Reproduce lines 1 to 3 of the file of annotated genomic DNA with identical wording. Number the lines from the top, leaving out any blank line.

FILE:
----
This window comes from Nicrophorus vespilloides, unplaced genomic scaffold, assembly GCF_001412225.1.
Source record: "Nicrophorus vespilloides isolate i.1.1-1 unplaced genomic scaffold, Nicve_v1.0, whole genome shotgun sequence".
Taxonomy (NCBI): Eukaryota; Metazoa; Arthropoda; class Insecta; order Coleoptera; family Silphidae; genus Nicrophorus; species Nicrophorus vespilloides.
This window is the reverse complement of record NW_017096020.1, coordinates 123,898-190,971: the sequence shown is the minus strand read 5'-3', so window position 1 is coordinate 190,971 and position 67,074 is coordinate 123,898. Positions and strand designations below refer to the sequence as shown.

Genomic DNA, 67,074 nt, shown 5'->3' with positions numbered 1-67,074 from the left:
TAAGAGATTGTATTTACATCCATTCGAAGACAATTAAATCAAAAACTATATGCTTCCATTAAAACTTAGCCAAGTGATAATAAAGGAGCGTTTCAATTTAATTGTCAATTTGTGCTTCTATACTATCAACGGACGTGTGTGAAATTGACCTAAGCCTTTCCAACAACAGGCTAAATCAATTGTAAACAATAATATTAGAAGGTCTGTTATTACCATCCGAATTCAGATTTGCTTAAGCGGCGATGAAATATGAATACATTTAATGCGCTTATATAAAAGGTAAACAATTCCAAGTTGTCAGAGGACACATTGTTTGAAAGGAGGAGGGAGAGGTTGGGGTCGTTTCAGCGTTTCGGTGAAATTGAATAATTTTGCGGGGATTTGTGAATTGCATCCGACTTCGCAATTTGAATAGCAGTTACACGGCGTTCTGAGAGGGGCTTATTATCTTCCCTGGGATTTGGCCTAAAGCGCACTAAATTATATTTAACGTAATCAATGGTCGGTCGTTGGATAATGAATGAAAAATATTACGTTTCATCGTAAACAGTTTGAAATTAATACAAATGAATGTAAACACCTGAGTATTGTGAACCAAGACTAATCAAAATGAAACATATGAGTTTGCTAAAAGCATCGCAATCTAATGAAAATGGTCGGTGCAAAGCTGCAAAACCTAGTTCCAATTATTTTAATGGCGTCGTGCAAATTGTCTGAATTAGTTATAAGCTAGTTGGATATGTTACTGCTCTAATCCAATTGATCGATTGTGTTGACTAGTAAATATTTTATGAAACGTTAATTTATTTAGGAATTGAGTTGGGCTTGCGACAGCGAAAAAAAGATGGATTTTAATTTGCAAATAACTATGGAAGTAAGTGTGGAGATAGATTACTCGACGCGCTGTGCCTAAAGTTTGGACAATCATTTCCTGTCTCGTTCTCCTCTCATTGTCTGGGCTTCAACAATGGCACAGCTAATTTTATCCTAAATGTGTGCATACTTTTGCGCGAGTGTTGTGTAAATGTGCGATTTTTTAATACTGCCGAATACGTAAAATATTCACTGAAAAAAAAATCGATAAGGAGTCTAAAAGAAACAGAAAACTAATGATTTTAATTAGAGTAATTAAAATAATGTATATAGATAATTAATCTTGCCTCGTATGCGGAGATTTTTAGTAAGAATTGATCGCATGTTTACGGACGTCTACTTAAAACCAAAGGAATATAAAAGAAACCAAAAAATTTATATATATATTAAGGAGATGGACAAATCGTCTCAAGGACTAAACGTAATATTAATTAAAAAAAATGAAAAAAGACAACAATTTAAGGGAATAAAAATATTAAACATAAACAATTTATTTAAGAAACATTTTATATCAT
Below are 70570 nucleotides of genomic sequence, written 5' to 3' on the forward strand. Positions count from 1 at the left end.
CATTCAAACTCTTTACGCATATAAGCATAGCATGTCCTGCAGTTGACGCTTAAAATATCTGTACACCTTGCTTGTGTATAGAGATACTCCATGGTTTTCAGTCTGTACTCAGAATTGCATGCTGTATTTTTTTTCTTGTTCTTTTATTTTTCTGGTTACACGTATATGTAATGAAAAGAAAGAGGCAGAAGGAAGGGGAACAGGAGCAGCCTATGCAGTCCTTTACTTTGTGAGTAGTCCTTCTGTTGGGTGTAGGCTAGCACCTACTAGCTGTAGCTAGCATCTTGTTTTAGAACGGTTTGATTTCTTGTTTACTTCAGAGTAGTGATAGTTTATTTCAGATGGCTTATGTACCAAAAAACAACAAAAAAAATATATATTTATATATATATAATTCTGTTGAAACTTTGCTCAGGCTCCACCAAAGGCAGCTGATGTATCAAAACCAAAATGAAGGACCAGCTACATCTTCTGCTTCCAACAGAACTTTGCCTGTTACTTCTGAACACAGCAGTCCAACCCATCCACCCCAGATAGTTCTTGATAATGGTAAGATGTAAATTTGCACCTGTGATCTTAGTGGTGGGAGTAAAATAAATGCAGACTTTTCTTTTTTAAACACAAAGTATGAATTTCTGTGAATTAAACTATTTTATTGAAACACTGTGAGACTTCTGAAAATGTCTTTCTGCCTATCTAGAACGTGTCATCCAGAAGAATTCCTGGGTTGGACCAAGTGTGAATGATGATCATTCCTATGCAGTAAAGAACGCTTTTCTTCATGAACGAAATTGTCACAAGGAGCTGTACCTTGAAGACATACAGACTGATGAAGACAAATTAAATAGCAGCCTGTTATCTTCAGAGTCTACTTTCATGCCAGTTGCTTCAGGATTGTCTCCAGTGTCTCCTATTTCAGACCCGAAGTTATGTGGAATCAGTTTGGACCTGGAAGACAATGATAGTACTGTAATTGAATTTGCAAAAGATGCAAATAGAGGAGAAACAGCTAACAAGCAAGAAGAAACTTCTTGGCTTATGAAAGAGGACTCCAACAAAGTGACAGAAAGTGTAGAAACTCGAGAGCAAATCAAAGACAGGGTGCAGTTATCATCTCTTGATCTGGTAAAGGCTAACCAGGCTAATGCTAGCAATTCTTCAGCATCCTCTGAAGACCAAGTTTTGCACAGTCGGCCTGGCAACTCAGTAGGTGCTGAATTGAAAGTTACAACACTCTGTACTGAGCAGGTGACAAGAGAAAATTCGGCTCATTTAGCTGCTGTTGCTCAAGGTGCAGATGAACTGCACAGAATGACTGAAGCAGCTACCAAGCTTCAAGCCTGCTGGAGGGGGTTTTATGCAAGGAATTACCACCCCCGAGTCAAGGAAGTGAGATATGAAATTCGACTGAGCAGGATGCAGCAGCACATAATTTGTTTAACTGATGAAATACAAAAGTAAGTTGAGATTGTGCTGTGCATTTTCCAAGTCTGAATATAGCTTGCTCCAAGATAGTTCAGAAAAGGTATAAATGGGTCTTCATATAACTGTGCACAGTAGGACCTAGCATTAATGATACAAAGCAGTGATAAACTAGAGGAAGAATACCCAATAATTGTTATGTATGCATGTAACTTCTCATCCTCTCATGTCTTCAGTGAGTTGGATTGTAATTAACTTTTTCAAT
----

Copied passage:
This window comes from Nicrophorus vespilloides, unplaced genomic scaffold, assembly GCF_001412225.1.
Source record: "Nicrophorus vespilloides isolate i.1.1-1 unplaced genomic scaffold, Nicve_v1.0, whole genome shotgun sequence".
Taxonomy (NCBI): Eukaryota; Metazoa; Arthropoda; class Insecta; order Coleoptera; family Silphidae; genus Nicrophorus; species Nicrophorus vespilloides.